Relational aggression acted out through social media or cyber bullying is an ever-growing limitedly researched issue that is impacting students and parents alike. A mixed-method study was conducted using existing older and aspiring younger social workers and counselors to investigate attitudes (focus groups and text box comments) and relationships (surveys) between variables. The research questions asked how attitudes toward cyber bullying based on gender, type of social media, parent versus nonparent status, and involved parent versus not involved parent status. Hypotheses tested correlations between the same elements.
Participants were 75 existing social workers and counselors working at a Midwestern school district, and 137 aspiring social workers and counselors enrolled in a Midwestern university undergraduate social worker program and a graduate counselor program. The participant age varied—the youngest group was the undergraduate social worker students and graduate counseling students the oldest group was the existing social workers and counselors. Gender varied, but the majority of participants were female.
All participants were surveyed with an instrument designed to measure attitude that included three scenarios of relational aggression. Among those surveyed, some also participated in a video recorded focus group to measure attitude. Survey results were analyzed using t tests and F tests that found minimal significance between participant responses. Focus group results were first analyzed using axial coding for three key elements: parent involvement, relational aggression, and social media, and found that by far, the majority of responses aligned with the element, parent involvement. Next, open coding of just the parent involvement responses resulted in the following emerging themes: general parent involvement, parent monitoring, parent involvement as a resolution, parent involvement as a prevention, and parental advisement.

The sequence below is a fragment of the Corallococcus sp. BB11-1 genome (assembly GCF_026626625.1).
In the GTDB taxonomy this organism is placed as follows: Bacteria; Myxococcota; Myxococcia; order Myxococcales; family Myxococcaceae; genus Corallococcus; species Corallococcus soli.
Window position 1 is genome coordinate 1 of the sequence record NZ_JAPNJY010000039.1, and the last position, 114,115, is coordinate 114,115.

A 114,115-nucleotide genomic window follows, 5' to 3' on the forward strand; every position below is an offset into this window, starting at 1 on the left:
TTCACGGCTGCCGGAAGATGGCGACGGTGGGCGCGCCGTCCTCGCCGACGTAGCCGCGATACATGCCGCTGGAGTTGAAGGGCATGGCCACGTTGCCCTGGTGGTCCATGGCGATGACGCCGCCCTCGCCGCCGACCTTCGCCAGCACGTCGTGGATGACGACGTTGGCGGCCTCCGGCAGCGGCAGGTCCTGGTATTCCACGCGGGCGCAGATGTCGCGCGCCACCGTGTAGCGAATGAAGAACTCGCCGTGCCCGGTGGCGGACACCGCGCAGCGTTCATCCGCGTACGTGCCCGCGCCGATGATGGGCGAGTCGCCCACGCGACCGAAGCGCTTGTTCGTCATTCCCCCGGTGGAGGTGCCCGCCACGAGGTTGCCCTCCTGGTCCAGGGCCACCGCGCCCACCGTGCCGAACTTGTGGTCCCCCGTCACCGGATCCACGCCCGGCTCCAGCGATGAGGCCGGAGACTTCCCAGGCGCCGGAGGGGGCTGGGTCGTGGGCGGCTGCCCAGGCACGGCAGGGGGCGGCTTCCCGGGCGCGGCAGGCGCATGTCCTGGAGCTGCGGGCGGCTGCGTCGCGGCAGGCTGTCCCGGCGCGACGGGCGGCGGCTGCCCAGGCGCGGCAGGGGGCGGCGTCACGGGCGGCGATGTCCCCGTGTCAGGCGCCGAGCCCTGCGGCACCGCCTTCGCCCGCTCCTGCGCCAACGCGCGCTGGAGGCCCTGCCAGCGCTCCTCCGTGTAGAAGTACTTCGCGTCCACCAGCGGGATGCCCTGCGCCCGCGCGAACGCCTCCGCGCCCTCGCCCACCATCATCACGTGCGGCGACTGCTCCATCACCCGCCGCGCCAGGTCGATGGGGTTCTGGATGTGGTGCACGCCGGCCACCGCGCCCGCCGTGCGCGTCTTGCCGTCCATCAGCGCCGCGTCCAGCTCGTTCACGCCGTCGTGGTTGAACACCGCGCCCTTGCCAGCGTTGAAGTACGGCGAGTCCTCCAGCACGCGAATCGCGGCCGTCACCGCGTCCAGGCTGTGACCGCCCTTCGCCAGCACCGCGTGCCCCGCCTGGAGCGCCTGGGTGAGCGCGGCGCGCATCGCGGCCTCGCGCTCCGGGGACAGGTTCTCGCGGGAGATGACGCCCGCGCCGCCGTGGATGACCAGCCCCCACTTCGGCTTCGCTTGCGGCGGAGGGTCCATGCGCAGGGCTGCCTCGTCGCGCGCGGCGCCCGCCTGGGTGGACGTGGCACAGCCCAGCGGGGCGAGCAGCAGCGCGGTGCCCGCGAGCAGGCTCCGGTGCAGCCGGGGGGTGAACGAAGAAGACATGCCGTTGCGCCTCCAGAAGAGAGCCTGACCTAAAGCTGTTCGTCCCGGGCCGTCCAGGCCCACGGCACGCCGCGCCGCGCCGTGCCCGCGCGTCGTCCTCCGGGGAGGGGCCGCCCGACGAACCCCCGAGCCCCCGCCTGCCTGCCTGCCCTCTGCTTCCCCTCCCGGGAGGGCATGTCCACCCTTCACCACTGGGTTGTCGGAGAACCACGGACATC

There was more female representation that took the survey than males. Lack of familiarity with social media websites made it difficult for honest responses and if they were used to cyber bully. Most respondents felt parent involvement is important in preventing cyber bullying despite parental status. Involved parental monitoring of their child’s social media are aware of their online behavior. Cyber bullying is a prevalent topic that provided strong reactions from all data sets.
|Commitee:||Isenberg, Susan, Wittenauer, Audrey|
|School Location:||United States -- Missouri|
|Source:||DAI-A 77/07(E), Dissertation Abstracts International|
|Subjects:||School counseling, Educational psychology|
|Keywords:||Cyber bullying, Parent involvement, Social media|
Copyright in each Dissertation and Thesis is retained by the author. All Rights Reserved
The supplemental file or files you are about to download were provided to ProQuest by the author as part of a
dissertation or thesis. The supplemental files are provided "AS IS" without warranty. ProQuest is not responsible for the
content, format or impact on the supplemental file(s) on our system. in some cases, the file type may be unknown or
may be a .exe file. We recommend caution as you open such files.
Copyright of the original materials contained in the supplemental file is retained by the author and your access to the
supplemental files is subject to the ProQuest Terms and Conditions of use.
Depending on the size of the file(s) you are downloading, the system may take some time to download them. Please be